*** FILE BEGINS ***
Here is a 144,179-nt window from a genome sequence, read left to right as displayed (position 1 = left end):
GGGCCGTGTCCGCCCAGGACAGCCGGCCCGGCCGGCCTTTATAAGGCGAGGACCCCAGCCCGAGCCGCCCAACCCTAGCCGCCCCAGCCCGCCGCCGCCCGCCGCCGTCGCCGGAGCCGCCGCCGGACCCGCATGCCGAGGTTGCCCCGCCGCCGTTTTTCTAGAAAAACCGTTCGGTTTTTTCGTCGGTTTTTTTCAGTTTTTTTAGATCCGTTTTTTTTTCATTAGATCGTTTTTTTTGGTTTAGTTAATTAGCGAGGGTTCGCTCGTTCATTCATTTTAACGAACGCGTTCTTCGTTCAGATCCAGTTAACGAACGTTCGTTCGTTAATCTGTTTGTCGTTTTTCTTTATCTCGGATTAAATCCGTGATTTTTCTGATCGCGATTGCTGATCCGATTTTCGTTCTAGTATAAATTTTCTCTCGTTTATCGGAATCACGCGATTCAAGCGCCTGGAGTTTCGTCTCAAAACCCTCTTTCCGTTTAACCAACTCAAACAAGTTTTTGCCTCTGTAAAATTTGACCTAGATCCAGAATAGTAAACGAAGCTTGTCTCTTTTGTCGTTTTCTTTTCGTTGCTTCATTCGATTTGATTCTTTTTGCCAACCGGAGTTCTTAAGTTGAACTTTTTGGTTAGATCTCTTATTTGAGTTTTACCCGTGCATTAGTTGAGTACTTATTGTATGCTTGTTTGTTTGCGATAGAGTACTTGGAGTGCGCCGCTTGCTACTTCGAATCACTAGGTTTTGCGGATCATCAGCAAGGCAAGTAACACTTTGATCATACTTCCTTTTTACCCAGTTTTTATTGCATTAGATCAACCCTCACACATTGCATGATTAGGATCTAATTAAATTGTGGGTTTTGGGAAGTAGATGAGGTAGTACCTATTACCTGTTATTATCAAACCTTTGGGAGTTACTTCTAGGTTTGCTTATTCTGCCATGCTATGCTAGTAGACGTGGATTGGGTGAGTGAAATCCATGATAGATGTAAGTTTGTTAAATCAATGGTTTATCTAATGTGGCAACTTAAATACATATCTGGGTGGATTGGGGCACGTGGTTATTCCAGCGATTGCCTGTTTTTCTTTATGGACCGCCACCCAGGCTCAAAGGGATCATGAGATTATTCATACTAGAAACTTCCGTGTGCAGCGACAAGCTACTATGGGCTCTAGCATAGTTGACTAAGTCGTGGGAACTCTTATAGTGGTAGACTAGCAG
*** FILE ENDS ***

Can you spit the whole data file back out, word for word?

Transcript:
Here is a 144,179-nt window from a genome sequence, read left to right as displayed (position 1 = left end):
GGGCCGTGTCCGCCCAGGACAGCCGGCCCGGCCGGCCTTTATAAGGCGAGGACCCCAGCCCGAGCCGCCCAACCCTAGCCGCCCCAGCCCGCCGCCGCCCGCCGCCGTCGCCGGAGCCGCCGCCGGACCCGCATGCCGAGGTTGCCCCGCCGCCGTTTTTCTAGAAAAACCGTTCGGTTTTTTCGTCGGTTTTTTTCAGTTTTTTTAGATCCGTTTTTTTTTCATTAGATCGTTTTTTTTGGTTTAGTTAATTAGCGAGGGTTCGCTCGTTCATTCATTTTAACGAACGCGTTCTTCGTTCAGATCCAGTTAACGAACGTTCGTTCGTTAATCTGTTTGTCGTTTTTCTTTATCTCGGATTAAATCCGTGATTTTTCTGATCGCGATTGCTGATCCGATTTTCGTTCTAGTATAAATTTTCTCTCGTTTATCGGAATCACGCGATTCAAGCGCCTGGAGTTTCGTCTCAAAACCCTCTTTCCGTTTAACCAACTCAAACAAGTTTTTGCCTCTGTAAAATTTGACCTAGATCCAGAATAGTAAACGAAGCTTGTCTCTTTTGTCGTTTTCTTTTCGTTGCTTCATTCGATTTGATTCTTTTTGCCAACCGGAGTTCTTAAGTTGAACTTTTTGGTTAGATCTCTTATTTGAGTTTTACCCGTGCATTAGTTGAGTACTTATTGTATGCTTGTTTGTTTGCGATAGAGTACTTGGAGTGCGCCGCTTGCTACTTCGAATCACTAGGTTTTGCGGATCATCAGCAAGGCAAGTAACACTTTGATCATACTTCCTTTTTACCCAGTTTTTATTGCATTAGATCAACCCTCACACATTGCATGATTAGGATCTAATTAAATTGTGGGTTTTGGGAAGTAGATGAGGTAGTACCTATTACCTGTTATTATCAAACCTTTGGGAGTTACTTCTAGGTTTGCTTATTCTGCCATGCTATGCTAGTAGACGTGGATTGGGTGAGTGAAATCCATGATAGATGTAAGTTTGTTAAATCAATGGTTTATCTAATGTGGCAACTTAAATACATATCTGGGTGGATTGGGGCACGTGGTTATTCCAGCGATTGCCTGTTTTTCTTTATGGACCGCCACCCAGGCTCAAAGGGATCATGAGATTATTCATACTAGAAACTTCCGTGTGCAGCGACAAGCTACTATGGGCTCTAGCATAGTTGACTAAGTCGTGGGAACTCTTATAGTGGTAGACTAGCAG